Overall, I am quite impressed with Tayarisha Poe's debut in that she presents an intriguing story with compelling characters. I also was quite taken with her development of the Selah character. She takes a Heathers-like archetype and presents her as a real well-rounded person. Not only does the audience get to see the seemingly ruthless and over-confident faction leader, they also witness a vulnerable teenager that fears a big change in her life and an uncertain future. Of course, writing and direction are only a part of the formula. The rest must come from the actor portraying the character and Lovie Simone absolutely nails it beautifully.

The movie also features great performances by Jharrel Jerome, Anna Mulvoy-Ten, Gina Torres, and Jessie Williams. Actor Celeste O'Connor also shines brightly as Selah's new friend and leader-in-training Paloma Davis, a bright-eyed and ambitious newcomer to the boarding school looking to fit in. O'Connor brings much dimensionality to the character and offers a charismatic screen presence that not only wins over the audience, but also the characters in the film. She helps make Paloma a smart, admirable, but more impressionable and vulnerable character who needs to be more wary of Selah's weaknesses and the potential havoc those weaknesses can unleash.

My only complaint about the film concerns the somewhat weak climax and resolution that it delivers. I feel that Poe's examination of power and the drive that people in power have to maintain it needed a stronger and more disturbing finish. Nevertheless, I still admire Tayarisha Poe's work here and definitely see a bright future ahead for her in cinema. It is a film I must highly recommend as a rather stirring piece of modern cinema.

Austin Film Festival 2018: Interview: TEXAS COTTON

Austin Film Festival 2018: Interview: TEXAS COTTON

By Liz Lopez At last year’s Austin Film Festival (AFF) a short film entitled “Texas Cotton” featured actor George Hardy as a law enforcement officer. Hardy is not a full time actor and yet, he was willing and able to be the protagonist when the opportunity for the...

Austin Film Festival 2018: 2nd Film Wave Announcement

Austin Film Festival 2018: 2nd Film Wave Announcement

AUSTIN FILM FESTIVAL CONFIRMS JASON REITMAN’S THE FRONT RUNNER AS CLOSING NIGHT FILM, ANNOUNCES SECOND WAVE OF FILMS FOR 25TH ANNIVERSARY LINE-UP AFF ALSO HIGHLIGHTS EMERGING FEMALE VOICES COMING THROUGH ITS SHORT FILM COMPETITION Source: AFF Austin Film Festival...

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Austin Screening Pass Giveaway: 21 BRIDGES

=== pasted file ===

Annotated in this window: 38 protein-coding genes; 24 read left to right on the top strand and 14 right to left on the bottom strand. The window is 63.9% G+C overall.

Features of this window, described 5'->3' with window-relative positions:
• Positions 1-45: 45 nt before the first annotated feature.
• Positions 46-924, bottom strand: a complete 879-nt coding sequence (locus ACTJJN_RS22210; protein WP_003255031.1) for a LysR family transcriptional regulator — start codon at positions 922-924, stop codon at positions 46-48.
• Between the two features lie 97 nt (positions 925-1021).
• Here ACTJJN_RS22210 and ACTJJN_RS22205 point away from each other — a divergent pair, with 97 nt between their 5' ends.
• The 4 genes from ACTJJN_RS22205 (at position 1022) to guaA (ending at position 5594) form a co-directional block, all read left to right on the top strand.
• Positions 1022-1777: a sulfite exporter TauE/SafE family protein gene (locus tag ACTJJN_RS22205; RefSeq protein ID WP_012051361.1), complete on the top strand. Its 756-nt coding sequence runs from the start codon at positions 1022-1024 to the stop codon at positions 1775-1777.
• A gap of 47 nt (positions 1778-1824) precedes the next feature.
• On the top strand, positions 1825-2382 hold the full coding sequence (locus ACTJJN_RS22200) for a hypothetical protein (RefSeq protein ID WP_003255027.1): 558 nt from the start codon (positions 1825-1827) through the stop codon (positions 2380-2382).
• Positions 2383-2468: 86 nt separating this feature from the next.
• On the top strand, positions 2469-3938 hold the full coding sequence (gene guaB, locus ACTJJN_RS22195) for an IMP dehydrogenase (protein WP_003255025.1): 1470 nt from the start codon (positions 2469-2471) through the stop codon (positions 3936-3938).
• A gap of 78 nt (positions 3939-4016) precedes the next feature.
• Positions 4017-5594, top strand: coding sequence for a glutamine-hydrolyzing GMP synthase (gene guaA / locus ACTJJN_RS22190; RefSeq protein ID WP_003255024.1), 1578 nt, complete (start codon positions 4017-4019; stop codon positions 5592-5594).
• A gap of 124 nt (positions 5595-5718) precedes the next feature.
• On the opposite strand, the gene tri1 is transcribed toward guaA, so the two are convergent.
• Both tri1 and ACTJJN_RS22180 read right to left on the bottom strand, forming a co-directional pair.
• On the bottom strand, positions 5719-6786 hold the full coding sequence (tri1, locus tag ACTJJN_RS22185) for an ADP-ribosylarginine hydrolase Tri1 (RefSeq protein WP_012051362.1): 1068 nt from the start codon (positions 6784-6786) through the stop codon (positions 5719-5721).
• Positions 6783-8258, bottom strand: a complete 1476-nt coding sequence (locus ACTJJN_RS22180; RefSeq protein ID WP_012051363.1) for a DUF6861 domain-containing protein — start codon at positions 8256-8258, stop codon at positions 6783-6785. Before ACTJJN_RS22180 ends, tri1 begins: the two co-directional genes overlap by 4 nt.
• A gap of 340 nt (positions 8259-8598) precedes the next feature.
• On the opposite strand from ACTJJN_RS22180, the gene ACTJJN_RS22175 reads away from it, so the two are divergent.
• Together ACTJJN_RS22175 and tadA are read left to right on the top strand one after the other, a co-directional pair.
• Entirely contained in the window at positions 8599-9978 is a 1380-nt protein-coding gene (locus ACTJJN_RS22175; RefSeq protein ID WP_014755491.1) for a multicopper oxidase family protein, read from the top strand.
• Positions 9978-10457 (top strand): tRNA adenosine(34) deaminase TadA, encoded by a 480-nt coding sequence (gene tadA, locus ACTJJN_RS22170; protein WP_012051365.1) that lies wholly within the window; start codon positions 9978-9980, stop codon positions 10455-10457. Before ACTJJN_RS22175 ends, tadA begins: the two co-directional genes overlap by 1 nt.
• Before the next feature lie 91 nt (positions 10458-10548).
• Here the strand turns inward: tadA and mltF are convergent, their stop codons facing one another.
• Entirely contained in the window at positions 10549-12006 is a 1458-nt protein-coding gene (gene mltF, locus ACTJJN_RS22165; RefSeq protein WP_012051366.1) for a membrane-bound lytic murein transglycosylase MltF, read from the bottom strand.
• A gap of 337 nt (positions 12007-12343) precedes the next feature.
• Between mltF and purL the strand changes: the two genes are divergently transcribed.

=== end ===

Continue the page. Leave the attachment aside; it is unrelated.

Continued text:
Austin Screening Pass Giveaway: 21 BRIDGES

Source: STX Entertainment

TVR is giving away passes (good for two people) to an advance screening of this movie in Austin, TX, scheduled for Wednesday, November 20 at 7:00 p..m.  NO PURCHASE IS NECESSARY. Must be 18 or older to enter. See this movie early and free of charge before it opens in theaters!

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SXSW 2020 Review: MY DARLING VIVIAN

SXSW 2020 Review: MY DARLING VIVIAN

By Mark Saldana

Rating 3.5 (Out of 4 Stars)

For multiple decades, much has been said about the oft romanticized relationship between Johnny Cash and June Carter. James Mangold’s Johnny Cash biopic, Walk the Line, portrays the love affair as a fairy tale romance. Even I have to admit that I became a sentimental “sucker” for that love story after first watching the movie. There is one major problem, however, and that problem has to do with the way Cash’s ex-wife, and mother of his four daughters, Vivian Liberto is portrayed in the film.

Directed by Matt Middlehoover, My Darling Vivian sets the record straight Vivian Liberto, and offers a thorough and poignant look at her life, her marriage to Johnny Cash (during both good times and bad), and the even lesser-known years after her divorce. The film features intimate interviews with Vivian’s four daughters Rosanne, Tara, Kathy, and Cindy Cash, the ladies who knew their mother the best. Middlehoover’s lovely and occasionally heartbreaking documentary serves as a heartfelt tribute to the wife who deserved better from her husband, the strong, but also vulnerable mother who struggled through stress, loneliness and sorrow to care for her four girls, and the private and humble lady who got her life together following her painful divorce from her husband.

This is a film I must highly recommend for fans of Johnny Cash and especially fans of the movie Walk the Line. That is not to say that My Darling Vivian totally disparages Mangold’s movie, but it does offer.a more accurate and fully realized portrait of Vivian Liberto. The film is currently available for streaming via Amazon and will remain as such until May 7, 2020. To find this documentary or any of the other SXSW 2020 titles available for viewing, somple do a search for the SXSW 2020 Film Festival Collection.

SXSW 2020 Review: CAT IN THE WALL

SXSW 2020 Review: CAT IN THE WALL

By Mark Saldana

Rating 2.5 (Out of 4 Stars)

Among the few SXSW 2020 narrative features available for streaming now, this European import makes for an interesting, though not thoroughly satisfying, watch. Writers/directors Vezela Kazakova and Mina Milena hope to shed much light upon the Bulgarian immigration experience in London while presenting and critiquing the political and xenophobic climate. Though both filmmakers show proficiency when it comes to the visualization of real life scenarios, the lack of a more focused script takes much away from the overall impact.

Irina Atanasova stars as single mother Irina. She, her brother Vladimir (Angel Genov), and her young child Jojo (Orlin Asenov) have emigrated from Bulgaria to the U.K. seeking more employment opportunities and an overall better life. Though things are better in London, than they are back home, both Irina and Vladimir work very hard and struggle to make ends meet. In addition to their money troubles, the Bulgarian family slowly falls victim to the changes occurring in both their neighborhood and in their new country. And to make things even more stressful, strained relations with some of their neighbors reveal a prevalence of racism.